War on weeds

Weed­ing a national park, one plant at a time.

The Star Malaysia - Star2 - - ECOWATCH - By Louis sa­h­a­gun

On a swel­ter­ing morn­ing deep in the San Gabriel Moun­tains near Los An­ge­les, Katie Vin­Zant donned work gloves and boots, hoisted a pick axe and be­gan bash­ing alien species.

The 31-year-old botanist en­joys a Sun­day in the An­ge­les national For­est as much as the next per­son. But when it comes to weeds that have colonised and mul­ti­plied since a fire in 2009, she’s a ter­mi­na­tor.

Slen­der and trim in a T-shirt, grubby pants and tat­tered straw som­brero, Vin­Zant swiped the sweat sting­ing her eyes. “I know it sounds crazy,” she said, “But I plan to get rid of as many weeds as pos­si­ble. They don’t be­long on the land­scape.”

One plant at a time, one week­end at a stretch, Vin­Zant is help­ing to weed the 256,000ha for­est that is the play­ground and back­drop to Los An­ge­les. This is weed­ing on a Her­culean scale. But the US For­est Ser­vice em­ployee, and pioneer in the An­ge­les national For­est’s weed re­moval pro­gramme, is un­stop­pable. She leads a team that aims to map and re­move en­tire pop­u­la­tions of 48 non-na­tive plant species crowd­ing out alders, cot­ton­woods, wil­lows and cha­parral.

With a dozen em­ploy­ees and vol­un­teers she calls “my die-hards” on a stretch of the Santa Clara Di­vide Road, 25km north­west of Pasadena, Cal­i­for­nia, with the tem­per­a­ture at 38°C and taran­tu­las climb­ing up their pant legs, they dug and pried thick­ets of Span­ish broom from the hard ground and gran­ite crevices along a crum­bling as­phalt road on the burned slopes west of Mount Glea­son.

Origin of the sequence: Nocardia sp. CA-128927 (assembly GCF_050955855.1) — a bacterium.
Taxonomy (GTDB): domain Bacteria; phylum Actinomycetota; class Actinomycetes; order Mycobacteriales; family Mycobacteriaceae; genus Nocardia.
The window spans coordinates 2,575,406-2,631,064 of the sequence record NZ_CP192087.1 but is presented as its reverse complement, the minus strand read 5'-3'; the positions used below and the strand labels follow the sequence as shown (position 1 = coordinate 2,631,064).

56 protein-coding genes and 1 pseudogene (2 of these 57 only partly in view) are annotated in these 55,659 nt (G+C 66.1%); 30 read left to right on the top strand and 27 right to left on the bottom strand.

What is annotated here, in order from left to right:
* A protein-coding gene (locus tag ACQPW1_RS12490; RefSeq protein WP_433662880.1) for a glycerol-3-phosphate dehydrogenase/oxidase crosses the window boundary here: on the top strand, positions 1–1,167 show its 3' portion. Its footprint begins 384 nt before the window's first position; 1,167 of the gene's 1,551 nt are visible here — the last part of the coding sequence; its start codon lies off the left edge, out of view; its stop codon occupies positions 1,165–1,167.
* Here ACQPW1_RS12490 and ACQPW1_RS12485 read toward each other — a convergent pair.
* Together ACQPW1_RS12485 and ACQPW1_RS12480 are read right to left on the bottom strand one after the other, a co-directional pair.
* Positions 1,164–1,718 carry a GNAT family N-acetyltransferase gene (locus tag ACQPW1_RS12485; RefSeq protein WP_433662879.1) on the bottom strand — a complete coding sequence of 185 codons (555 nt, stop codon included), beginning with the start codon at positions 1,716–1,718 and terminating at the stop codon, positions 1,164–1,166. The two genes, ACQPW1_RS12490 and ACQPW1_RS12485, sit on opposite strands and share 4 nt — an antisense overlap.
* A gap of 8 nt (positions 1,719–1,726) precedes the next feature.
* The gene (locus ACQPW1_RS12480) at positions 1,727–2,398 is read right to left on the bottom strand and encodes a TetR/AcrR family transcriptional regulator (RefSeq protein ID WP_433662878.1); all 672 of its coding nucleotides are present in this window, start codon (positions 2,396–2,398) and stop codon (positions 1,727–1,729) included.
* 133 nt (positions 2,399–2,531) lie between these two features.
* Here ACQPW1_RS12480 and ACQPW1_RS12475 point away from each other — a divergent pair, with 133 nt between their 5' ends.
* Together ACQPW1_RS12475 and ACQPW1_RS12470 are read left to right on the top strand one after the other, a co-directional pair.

These stands had grown 1.3m tall, with spiky green branches that spread a me­tre across. The root sys- tems of the spindly, highly flammable yel­low-flow­er­ing Mediter­ranean na­tive can be so dense that toads can’t bur­row into the sandy soil.

A crew mem­ber be­gan with a pair of shears, lop­ping away the top branches. Then an­other moved in with a spade and trowel, me­thod­i­cally ex­pos­ing the root. About an hour later, they crouched to­gether and at­tached the steel jaws of a weed wrench to the main root. Then they be­gan rhyth­mi­cally rock­ing back on the tool’s han­dle. Even­tu­ally, the soil heaved and the root re­leased its hold with a soft pop. They left be­hind a hole about 0.3m deep and 0.6m wide. Af­ter a five-minute breather, they moved to the next quarry a few yards away.

“Span­ish broom is aw­ful ... just aw­ful,” Vin­Zant said. “And a pain to re­move.”

In­tro­duced in a mis­guided ero­sion-con­trol pro­gramme in the 1930s, Span­ish broom and other im­ported plants and trees were spread by ve­hi­cle tyres and now thrive in the ashen shadow of the county’s largest wild­fire. But re­mov­ing the in­vader from the wilder­ness is not as glam­orous as the on­go­ing ef­fort – be­ing un­der­taken by hundreds of vol­un­teers – to plant three mil­lion pine and fir trees over the 4,000ha scarred by the fire.

“Ev­ery­body wants to plant trees, which is hard work but also fun stuff,” said Vance Rus­sell, di­rec­tor of Cal­i­for­nia pro­grammes for the national For­est Foun­da­tion, which ad­min­is­ters pri­vate gifts and funds for the ben­e­fit of the national forests.

“Pulling weeds in the An­ge­les national For­est is a Sisyphean task; with some weeds, you could have all the peo­ple in Los An­ge­les go­ing af­ter them for 50 years and not make a dent.

“That is why plants, com­pared to an­i­mals, of­ten get less at­ten­tion and fund­ing. Yet they are the base, af­ter the soil, in a thriv­ing habi­tat, and bring­ing back species peo­ple want to see, from flow­ers and Man­zanita to bob­cats and mi­grat­ing birds.”